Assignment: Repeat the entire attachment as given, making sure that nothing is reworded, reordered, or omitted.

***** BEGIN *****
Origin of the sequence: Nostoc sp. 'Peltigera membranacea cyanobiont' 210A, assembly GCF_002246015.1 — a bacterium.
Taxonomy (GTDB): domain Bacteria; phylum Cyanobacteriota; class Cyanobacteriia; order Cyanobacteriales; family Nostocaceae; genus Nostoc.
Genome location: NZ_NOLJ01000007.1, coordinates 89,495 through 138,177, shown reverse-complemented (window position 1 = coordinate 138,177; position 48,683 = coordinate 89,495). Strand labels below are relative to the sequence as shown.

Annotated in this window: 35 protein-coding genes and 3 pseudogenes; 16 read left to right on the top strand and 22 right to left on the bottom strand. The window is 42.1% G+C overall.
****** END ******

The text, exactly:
Origin of the sequence: Nostoc sp. 'Peltigera membranacea cyanobiont' 210A, assembly GCF_002246015.1 — a bacterium.
Taxonomy (GTDB): domain Bacteria; phylum Cyanobacteriota; class Cyanobacteriia; order Cyanobacteriales; family Nostocaceae; genus Nostoc.
Genome location: NZ_NOLJ01000007.1, coordinates 89,495 through 138,177, shown reverse-complemented (window position 1 = coordinate 138,177; position 48,683 = coordinate 89,495). Strand labels below are relative to the sequence as shown.

Annotated in this window: 35 protein-coding genes and 3 pseudogenes; 16 read left to right on the top strand and 22 right to left on the bottom strand. The window is 42.1% G+C overall.